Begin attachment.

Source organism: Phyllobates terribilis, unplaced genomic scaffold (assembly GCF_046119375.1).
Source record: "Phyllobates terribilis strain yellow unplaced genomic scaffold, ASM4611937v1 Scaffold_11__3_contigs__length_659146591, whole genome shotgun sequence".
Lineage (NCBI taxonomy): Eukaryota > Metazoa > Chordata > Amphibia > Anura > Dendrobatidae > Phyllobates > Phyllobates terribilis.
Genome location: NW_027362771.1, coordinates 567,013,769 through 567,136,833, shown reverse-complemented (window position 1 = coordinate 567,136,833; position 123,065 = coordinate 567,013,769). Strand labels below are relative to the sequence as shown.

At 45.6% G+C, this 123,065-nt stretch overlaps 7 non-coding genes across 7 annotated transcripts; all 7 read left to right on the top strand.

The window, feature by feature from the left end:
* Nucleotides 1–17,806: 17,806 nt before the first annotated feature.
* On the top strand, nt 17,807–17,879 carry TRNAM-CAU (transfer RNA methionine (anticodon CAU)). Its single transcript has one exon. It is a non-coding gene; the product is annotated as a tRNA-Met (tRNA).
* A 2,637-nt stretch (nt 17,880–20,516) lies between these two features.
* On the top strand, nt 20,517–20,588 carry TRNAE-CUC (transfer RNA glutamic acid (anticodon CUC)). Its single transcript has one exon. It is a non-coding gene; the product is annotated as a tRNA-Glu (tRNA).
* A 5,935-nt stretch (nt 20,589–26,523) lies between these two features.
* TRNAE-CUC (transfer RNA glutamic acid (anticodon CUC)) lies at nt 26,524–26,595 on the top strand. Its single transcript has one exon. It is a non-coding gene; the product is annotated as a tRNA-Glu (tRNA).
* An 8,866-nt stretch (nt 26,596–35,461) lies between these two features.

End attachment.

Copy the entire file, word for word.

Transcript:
Source organism: Phyllobates terribilis, unplaced genomic scaffold (assembly GCF_046119375.1).
Source record: "Phyllobates terribilis strain yellow unplaced genomic scaffold, ASM4611937v1 Scaffold_11__3_contigs__length_659146591, whole genome shotgun sequence".
Lineage (NCBI taxonomy): Eukaryota > Metazoa > Chordata > Amphibia > Anura > Dendrobatidae > Phyllobates > Phyllobates terribilis.
Genome location: NW_027362771.1, coordinates 567,013,769 through 567,136,833, shown reverse-complemented (window position 1 = coordinate 567,136,833; position 123,065 = coordinate 567,013,769). Strand labels below are relative to the sequence as shown.

At 45.6% G+C, this 123,065-nt stretch overlaps 7 non-coding genes across 7 annotated transcripts; all 7 read left to right on the top strand.

The window, feature by feature from the left end:
* Nucleotides 1–17,806: 17,806 nt before the first annotated feature.
* On the top strand, nt 17,807–17,879 carry TRNAM-CAU (transfer RNA methionine (anticodon CAU)). Its single transcript has one exon. It is a non-coding gene; the product is annotated as a tRNA-Met (tRNA).
* A 2,637-nt stretch (nt 17,880–20,516) lies between these two features.
* On the top strand, nt 20,517–20,588 carry TRNAE-CUC (transfer RNA glutamic acid (anticodon CUC)). Its single transcript has one exon. It is a non-coding gene; the product is annotated as a tRNA-Glu (tRNA).
* A 5,935-nt stretch (nt 20,589–26,523) lies between these two features.
* TRNAE-CUC (transfer RNA glutamic acid (anticodon CUC)) lies at nt 26,524–26,595 on the top strand. Its single transcript has one exon. It is a non-coding gene; the product is annotated as a tRNA-Glu (tRNA).
* An 8,866-nt stretch (nt 26,596–35,461) lies between these two features.